This article is about the soft side of copyright: not just what will stand up in court, but what lies in the cultural expectations of the creators and users of intellectual property, especially those from non-western backgrounds. A wide variety of indigenous and newly immigrant cultures exist within most legal entities in the modern world. It is increasingly important to gain access to the conceptual world of other societies, in order to discuss with them areas where scholarly desires for intellectual goods may overwhelm appropriate cultural respect.
The whole point of a semiotic approach to culture is, as I have said, to aid us in gaining access to the conceptual world in which our subjects live so that we can, in some extended sense of the term, converse with them. -- Geertz, 1973, p. 24.
This article is about the soft side of copyright: not just what will stand up in court, but what lies in the cultural expectations of the creators and users of intellectual property, especially those from non-western backgrounds. These issues have been discussed recently in a number of forums, including the November 2000 "Folklife Collections in Crisis" meeting organized by the Library of Congress in Washington, DC, and the "Digital Collectives in Indigenous Cultures and Communities" meeting sponsored by the National Science Foundation in Hilo, Hawaii, in August 2001.
A wide variety of old indigenous and newly immigrant cultures exist within most legal entities in the modern world. In the United States, for example, the Bureau of the Census recognizes over 116 Native American tribes with a combined population of 1,878,285 according to the 1990 census (the latest figures available) and 28.4 million foreign-born residents. [US Department of Commerce, 1990 and 2000]. For all of these 30 million people, Title 17 of the US Code is supposed to serve as the final, official social contract on copyright. It is the law, and it does not recognize local variants among communities.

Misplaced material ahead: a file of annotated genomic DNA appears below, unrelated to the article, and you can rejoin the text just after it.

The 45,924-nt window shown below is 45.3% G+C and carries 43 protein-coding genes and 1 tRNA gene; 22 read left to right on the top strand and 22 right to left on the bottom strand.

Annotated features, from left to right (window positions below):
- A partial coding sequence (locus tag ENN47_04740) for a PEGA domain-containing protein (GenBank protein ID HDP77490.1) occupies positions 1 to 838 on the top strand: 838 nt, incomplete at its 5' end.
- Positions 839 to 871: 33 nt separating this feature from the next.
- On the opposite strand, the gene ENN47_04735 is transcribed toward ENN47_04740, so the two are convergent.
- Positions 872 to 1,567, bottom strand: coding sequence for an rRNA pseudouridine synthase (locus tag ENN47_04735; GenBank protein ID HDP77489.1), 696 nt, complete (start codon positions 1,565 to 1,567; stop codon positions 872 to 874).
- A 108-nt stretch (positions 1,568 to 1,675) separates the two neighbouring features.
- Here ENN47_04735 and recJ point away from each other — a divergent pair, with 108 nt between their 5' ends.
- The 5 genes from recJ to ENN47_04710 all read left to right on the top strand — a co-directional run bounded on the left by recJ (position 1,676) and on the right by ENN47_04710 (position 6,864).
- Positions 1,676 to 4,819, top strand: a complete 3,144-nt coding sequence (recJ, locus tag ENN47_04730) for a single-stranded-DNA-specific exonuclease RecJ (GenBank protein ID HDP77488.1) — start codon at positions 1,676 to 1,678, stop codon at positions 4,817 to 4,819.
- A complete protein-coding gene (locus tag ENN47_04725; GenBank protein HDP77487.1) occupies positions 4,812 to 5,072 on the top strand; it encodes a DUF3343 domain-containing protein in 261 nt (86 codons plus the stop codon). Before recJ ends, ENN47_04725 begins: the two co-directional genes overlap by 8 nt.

Anthropologists, folklorists, or historians who genuinely understand and observe Title 17 when using intellectual property belonging to a member of one of these communities are acting legally, and certainly as ethically as those who rely on their own private presumptions about copyright law. At the same time, they may be violating the cultural expectations of the creator of that intellectual property, or of the community or other groups of individuals that believe they own the real rights. It seems increasingly important to gain access to the conceptual world of other societies, in order to discuss with them areas where scholarly desires for intellectual goods may overwhelm appropriate cultural respect.
My own work as an oral historian generally deals with people from other western societies, rather than with members of fundamentally different cultures. Even within that relatively homogeneous world, I have encountered a variety of strongly held beliefs about intellectual property rights that may have little or nothing to do with US or European law. In my work as a copyright librarian, I have also seen how the Anglo-American tradition varies in significant ways from German and more generally European law, particularly in the work-for-hire and moral rights clauses.
Based on this experience, I would like to suggest three factors that affect how we deal with intellectual property issues across a wide range of indigenous and western cultures.
The next three sections will examine each of these factors in greater detail.
Law and Ethics
US copyright law is complex, but the basic principles are simple: